Rebuilding Babel

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The Tower of Babel by Pieter Brueghel the Elder (Photo credit: Wikipedia)

Chapter-a-Day Genesis 11

“Look!” he said. “The people are united, and they all speak the same language. After this, nothing they set out to do will be impossible for them! Genesis 11:6 (NLT)

Over the past ten years I have come to be more and more intrigued by the story of the Tower of Babel presented in today’s chapter. I believe that the story is more relevant today than ever and I believe it’s important for us to connect the dots. For those who’ve never read the story (and haven’t read all of today’s chapter), the Cliff Notes version goes like this: All of the people spoke one language. They began to advance quickly as they learned how to make bricks and construct cities. Using their advancing technology they made a tower which would “reach to the sky” and “make them famous.” God, not happy with how quickly human kind was advancing and concerned about human pride, responded with the verse I’ve quoted above. God scattered the people across the globe and confused their languages.

I believe the story of human history is the story of our slow return to Babel. From being scattered and our languages confused, we have slowly reached out, explored, conquered, mapped, and increased our knowledge, technology and communication. In the past few decades we have once again become people of one language: the language of the internet. As we become one people and one language technology is advancing at unheard of levels. How ironic that last week I attended a professional conference last week in which the technology of Speech Analytics (e.g. computers translate and analyze mass quantities of recorded customer interactions and place a dizzying amount of information at your fingertips) was presented to those in attendance as the emerging solution that will revolutionize the way we all do business. The name of the particular product that was presented: Contact Babel complete with a logo of a little stair-step tower

I submit that our generation has begun to rebuild the Tower of Babel using Cat-5 cable, fiber optics, micro processors, satellite streams and DNA strands. We hear whispers in the press and on the web of doing what previously would be thought impossible. Not only can we cure disease with genetics but we can also order genetically designed children ala carte. The internet is tearing down international boundaries and making it impossible for governments to control information (it’s no wonder the U.N. wants to bring the internet under its control). We are hearing more and more about becoming a one world economy without a physical currency. And, all along the way I watch and listen as God becomes more and more irrelevant, passé, and obsolete to a popular culture hell-bent to embrace its own self-deification.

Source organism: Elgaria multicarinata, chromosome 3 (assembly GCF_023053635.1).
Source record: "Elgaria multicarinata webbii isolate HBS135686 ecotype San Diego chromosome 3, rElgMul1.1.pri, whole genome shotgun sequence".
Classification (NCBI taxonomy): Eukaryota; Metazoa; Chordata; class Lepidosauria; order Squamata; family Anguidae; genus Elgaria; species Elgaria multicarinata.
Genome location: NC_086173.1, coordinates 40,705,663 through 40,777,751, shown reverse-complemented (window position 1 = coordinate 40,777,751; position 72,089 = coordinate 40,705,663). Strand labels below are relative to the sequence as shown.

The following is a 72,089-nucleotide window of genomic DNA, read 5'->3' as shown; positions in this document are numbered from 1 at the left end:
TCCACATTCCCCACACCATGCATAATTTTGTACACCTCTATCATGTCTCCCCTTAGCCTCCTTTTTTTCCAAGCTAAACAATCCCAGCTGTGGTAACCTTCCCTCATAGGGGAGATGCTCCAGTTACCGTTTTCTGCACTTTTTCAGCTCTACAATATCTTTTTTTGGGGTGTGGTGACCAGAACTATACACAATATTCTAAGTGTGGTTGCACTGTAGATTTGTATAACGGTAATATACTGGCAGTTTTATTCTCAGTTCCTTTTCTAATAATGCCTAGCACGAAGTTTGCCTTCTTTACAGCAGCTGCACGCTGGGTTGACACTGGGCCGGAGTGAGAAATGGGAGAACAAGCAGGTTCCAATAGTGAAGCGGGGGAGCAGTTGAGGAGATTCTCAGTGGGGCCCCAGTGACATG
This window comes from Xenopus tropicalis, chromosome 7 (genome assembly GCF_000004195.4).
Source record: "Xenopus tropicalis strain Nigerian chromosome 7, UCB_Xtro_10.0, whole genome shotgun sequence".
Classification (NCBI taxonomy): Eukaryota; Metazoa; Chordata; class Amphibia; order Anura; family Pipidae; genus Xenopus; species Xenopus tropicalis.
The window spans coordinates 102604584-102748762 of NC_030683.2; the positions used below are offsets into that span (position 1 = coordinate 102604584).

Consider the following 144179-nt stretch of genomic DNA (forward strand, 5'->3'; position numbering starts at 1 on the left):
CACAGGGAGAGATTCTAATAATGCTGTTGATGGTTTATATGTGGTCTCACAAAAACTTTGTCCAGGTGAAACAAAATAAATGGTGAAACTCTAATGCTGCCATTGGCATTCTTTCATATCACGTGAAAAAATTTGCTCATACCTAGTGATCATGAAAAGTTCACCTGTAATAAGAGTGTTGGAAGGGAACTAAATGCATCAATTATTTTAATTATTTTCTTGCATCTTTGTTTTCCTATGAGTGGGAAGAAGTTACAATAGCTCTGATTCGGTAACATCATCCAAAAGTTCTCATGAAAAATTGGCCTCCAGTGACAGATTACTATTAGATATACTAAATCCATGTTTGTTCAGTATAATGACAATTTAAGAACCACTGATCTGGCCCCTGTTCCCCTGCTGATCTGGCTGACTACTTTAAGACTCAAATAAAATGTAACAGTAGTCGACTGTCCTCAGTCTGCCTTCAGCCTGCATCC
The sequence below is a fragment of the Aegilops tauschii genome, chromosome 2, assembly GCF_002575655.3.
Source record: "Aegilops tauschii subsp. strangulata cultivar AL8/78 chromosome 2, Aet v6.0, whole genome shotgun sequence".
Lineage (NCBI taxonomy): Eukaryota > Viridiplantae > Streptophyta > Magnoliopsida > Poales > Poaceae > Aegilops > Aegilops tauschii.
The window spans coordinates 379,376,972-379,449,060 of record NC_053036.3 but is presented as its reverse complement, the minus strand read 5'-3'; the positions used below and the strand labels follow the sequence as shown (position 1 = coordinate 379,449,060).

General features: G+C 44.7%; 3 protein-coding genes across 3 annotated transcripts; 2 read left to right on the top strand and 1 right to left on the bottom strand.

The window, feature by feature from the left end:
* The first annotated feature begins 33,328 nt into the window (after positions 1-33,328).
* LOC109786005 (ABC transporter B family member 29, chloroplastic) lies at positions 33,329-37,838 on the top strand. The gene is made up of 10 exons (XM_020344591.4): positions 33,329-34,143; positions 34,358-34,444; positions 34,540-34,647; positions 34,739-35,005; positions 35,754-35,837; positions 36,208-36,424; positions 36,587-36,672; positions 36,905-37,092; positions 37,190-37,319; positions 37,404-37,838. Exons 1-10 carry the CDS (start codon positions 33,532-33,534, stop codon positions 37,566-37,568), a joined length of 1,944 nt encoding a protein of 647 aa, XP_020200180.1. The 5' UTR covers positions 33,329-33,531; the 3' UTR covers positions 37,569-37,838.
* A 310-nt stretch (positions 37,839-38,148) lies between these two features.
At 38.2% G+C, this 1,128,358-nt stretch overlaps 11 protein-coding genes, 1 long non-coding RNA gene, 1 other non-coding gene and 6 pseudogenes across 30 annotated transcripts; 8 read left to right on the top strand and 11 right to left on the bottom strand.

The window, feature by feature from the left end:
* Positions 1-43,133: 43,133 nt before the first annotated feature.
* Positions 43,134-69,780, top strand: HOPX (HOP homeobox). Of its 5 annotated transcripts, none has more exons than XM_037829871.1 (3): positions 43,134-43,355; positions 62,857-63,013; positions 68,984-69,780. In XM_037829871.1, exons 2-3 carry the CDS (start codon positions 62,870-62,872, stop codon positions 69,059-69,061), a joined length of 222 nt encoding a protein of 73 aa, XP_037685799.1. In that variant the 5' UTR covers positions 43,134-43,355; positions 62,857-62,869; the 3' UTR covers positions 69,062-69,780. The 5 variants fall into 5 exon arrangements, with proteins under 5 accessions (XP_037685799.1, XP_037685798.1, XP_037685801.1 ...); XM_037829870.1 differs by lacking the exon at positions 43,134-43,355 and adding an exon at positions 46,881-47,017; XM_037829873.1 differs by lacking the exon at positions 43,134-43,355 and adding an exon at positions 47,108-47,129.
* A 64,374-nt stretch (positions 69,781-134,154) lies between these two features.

Then I sit at my desk in the wee hours of the morning and ask myself where this is all leading. Don’t worry, we’ll get back to the book of Revelation at some point. In the meantime, hold on tight. I think we’re in for a bumpy ride.

6 thoughts on “Rebuilding Babel”

  1. Going back and reading this chapter, verses 26-32 stood out to me. Terah fathered Abram, Nahor, and Haran. Haran fathered Lot. Then in verse 28, “Haran died in the presence of his father, Terah.” Later, once his remaining sons were married, Terah takes Lot, his orphaned grandson, and Abram, his son whose wife is barren, and goes towards Canaan, BUT settles in HARAN, where Terah dies.
    This is my own uneducated inference, but it seems like Abram’s family could have moved into the promise a generation earlier if Terah, though seeing Haran die, had not died in him (vs 32).
    Perhaps this is part of why the first thing God instructed Abram to do in chapter 12 was to leave his country AND his kindred. It’s adds another layer to the sacrifice of Isaac as well. He lived amidst his father’s grief over his brother’s death, so he had even more reason to fear losing Isaac, but he still chose faith.

    1. That’s an interesting inference. I must say that I’ve witnessed similar behavior throughout my journey. It is sometimes so easy to cling to a lost loved one that we are paralyzed to move into the promise. As mentioned in a previous post, a faith journey always requires leaving something behind. What was it Jesus said, “Leave the dead to bury their own dead?”

  2. 6“Look!” he said. “The people are united, and they all speak the same language. After this, nothing they set out to do will be impossible for them! 7Come, let’s go down and confuse the people with different languages. Then they won’t be able to understand each other.”

    Is God toying with humans here? Is he threatened by their collective power and unity? Probably neither, but its a humorous read this morning. I also noticed from this chapter how human life shortened over 2 generations after the flood. Humans went from living hundreds of years, likely in order to repopulate the earth, to only a couple of hundred. It’s interesting to see how God orchestrated that.

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